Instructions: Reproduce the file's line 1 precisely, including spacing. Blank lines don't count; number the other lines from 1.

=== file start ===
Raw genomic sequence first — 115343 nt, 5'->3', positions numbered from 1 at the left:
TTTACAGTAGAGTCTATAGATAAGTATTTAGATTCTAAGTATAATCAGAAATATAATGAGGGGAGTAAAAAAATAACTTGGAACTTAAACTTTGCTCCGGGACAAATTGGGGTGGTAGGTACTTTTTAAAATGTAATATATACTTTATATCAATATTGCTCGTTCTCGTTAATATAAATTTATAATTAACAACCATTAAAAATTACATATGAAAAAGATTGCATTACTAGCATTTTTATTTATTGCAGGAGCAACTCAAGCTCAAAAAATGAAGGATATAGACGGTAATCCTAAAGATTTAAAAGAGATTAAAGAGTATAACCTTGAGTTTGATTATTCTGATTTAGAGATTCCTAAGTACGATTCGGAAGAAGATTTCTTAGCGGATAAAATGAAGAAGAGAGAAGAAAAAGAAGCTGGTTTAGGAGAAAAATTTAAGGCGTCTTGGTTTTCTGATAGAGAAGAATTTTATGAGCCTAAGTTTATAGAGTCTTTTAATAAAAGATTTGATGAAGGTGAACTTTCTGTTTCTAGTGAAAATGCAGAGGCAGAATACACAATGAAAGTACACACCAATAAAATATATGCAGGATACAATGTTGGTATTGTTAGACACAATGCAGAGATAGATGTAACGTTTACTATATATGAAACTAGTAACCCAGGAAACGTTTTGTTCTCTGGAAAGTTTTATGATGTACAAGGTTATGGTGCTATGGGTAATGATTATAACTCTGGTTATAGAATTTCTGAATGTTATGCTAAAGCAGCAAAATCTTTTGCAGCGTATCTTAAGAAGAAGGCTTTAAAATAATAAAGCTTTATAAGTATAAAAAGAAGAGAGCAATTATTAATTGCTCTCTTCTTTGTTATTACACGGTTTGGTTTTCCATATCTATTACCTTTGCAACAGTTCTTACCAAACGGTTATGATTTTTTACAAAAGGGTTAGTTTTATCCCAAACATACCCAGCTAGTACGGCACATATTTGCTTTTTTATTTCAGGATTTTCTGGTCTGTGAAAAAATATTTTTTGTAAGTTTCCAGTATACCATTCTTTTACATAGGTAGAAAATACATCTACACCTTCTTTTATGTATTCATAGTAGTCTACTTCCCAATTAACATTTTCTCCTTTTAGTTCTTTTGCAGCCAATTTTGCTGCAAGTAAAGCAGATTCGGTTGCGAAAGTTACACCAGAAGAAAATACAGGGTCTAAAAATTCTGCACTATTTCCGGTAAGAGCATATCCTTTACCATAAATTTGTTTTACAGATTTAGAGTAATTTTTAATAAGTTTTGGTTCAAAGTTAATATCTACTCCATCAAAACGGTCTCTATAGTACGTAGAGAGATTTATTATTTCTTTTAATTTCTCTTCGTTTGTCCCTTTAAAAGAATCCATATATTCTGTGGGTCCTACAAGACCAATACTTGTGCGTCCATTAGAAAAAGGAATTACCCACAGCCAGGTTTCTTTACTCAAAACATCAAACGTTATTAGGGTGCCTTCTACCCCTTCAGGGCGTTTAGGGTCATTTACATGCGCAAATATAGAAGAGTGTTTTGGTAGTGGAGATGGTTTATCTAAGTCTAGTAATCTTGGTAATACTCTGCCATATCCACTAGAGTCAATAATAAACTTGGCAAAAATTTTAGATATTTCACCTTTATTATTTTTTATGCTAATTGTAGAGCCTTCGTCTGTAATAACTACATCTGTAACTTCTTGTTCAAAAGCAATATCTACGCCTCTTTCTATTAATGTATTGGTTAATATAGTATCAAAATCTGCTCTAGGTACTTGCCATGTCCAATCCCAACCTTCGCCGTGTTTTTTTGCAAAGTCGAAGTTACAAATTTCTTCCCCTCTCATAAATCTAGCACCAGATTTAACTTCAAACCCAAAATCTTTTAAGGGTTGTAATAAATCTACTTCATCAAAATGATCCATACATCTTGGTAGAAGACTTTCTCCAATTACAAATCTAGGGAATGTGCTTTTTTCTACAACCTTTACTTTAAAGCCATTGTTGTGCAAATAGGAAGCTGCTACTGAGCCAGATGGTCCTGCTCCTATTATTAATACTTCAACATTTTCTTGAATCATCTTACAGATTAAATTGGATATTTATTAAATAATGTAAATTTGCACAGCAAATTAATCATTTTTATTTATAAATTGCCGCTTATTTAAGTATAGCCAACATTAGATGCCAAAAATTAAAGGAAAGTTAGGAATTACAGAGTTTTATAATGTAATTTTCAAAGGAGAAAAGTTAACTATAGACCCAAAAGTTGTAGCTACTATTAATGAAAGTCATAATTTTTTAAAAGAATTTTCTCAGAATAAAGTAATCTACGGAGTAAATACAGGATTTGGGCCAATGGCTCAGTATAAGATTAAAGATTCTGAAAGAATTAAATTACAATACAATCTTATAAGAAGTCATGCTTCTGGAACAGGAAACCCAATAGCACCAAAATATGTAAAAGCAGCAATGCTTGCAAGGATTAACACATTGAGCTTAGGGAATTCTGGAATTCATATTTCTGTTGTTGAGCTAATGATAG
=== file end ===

Raw genomic sequence first — 115343 nt, 5'->3', positions numbered from 1 at the left: